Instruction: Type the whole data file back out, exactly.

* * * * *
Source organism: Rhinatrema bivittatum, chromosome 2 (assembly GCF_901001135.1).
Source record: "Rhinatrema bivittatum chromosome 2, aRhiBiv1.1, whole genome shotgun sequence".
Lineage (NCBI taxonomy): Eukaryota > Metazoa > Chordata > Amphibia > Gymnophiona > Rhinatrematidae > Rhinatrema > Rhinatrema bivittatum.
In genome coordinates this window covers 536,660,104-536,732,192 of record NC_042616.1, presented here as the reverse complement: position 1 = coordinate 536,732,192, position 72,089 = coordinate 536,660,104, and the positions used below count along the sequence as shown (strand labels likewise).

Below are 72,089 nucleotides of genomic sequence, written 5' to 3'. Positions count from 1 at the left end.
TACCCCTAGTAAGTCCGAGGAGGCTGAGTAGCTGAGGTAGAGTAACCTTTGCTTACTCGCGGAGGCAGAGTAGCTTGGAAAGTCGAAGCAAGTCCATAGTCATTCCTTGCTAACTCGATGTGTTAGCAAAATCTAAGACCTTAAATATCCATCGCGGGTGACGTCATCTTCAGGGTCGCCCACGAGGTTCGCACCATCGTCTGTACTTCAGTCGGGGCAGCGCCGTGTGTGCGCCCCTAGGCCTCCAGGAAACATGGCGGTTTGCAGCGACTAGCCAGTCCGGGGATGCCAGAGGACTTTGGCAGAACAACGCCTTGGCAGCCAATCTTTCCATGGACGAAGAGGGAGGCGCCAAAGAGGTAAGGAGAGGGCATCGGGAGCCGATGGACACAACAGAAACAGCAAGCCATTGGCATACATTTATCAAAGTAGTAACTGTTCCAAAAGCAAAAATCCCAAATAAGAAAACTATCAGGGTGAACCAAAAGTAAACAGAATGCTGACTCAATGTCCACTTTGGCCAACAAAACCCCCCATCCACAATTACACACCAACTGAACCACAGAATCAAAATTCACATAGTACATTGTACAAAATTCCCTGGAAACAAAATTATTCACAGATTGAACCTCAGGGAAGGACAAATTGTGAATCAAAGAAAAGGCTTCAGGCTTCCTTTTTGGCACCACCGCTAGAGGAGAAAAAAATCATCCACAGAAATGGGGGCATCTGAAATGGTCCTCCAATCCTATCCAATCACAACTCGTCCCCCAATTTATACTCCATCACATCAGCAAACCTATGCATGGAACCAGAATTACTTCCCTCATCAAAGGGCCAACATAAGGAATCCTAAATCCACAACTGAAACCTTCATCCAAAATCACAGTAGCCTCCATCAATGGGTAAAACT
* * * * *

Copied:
Source organism: Rhinatrema bivittatum, chromosome 2 (assembly GCF_901001135.1).
Source record: "Rhinatrema bivittatum chromosome 2, aRhiBiv1.1, whole genome shotgun sequence".
Lineage (NCBI taxonomy): Eukaryota > Metazoa > Chordata > Amphibia > Gymnophiona > Rhinatrematidae > Rhinatrema > Rhinatrema bivittatum.
In genome coordinates this window covers 536,660,104-536,732,192 of record NC_042616.1, presented here as the reverse complement: position 1 = coordinate 536,732,192, position 72,089 = coordinate 536,660,104, and the positions used below count along the sequence as shown (strand labels likewise).

Below are 72,089 nucleotides of genomic sequence, written 5' to 3'. Positions count from 1 at the left end.
TACCCCTAGTAAGTCCGAGGAGGCTGAGTAGCTGAGGTAGAGTAACCTTTGCTTACTCGCGGAGGCAGAGTAGCTTGGAAAGTCGAAGCAAGTCCATAGTCATTCCTTGCTAACTCGATGTGTTAGCAAAATCTAAGACCTTAAATATCCATCGCGGGTGACGTCATCTTCAGGGTCGCCCACGAGGTTCGCACCATCGTCTGTACTTCAGTCGGGGCAGCGCCGTGTGTGCGCCCCTAGGCCTCCAGGAAACATGGCGGTTTGCAGCGACTAGCCAGTCCGGGGATGCCAGAGGACTTTGGCAGAACAACGCCTTGGCAGCCAATCTTTCCATGGACGAAGAGGGAGGCGCCAAAGAGGTAAGGAGAGGGCATCGGGAGCCGATGGACACAACAGAAACAGCAAGCCATTGGCATACATTTATCAAAGTAGTAACTGTTCCAAAAGCAAAAATCCCAAATAAGAAAACTATCAGGGTGAACCAAAAGTAAACAGAATGCTGACTCAATGTCCACTTTGGCCAACAAAACCCCCCATCCACAATTACACACCAACTGAACCACAGAATCAAAATTCACATAGTACATTGTACAAAATTCCCTGGAAACAAAATTATTCACAGATTGAACCTCAGGGAAGGACAAATTGTGAATCAAAGAAAAGGCTTCAGGCTTCCTTTTTGGCACCACCGCTAGAGGAGAAAAAAATCATCCACAGAAATGGGGGCATCTGAAATGGTCCTCCAATCCTATCCAATCACAACTCGTCCCCCAATTTATACTCCATCACATCAGCAAACCTATGCATGGAACCAGAATTACTTCCCTCATCAAAGGGCCAACATAAGGAATCCTAAATCCACAACTGAAACCTTCATCCAAAATCACAGTAGCCTCCATCAATGGGTAAAACT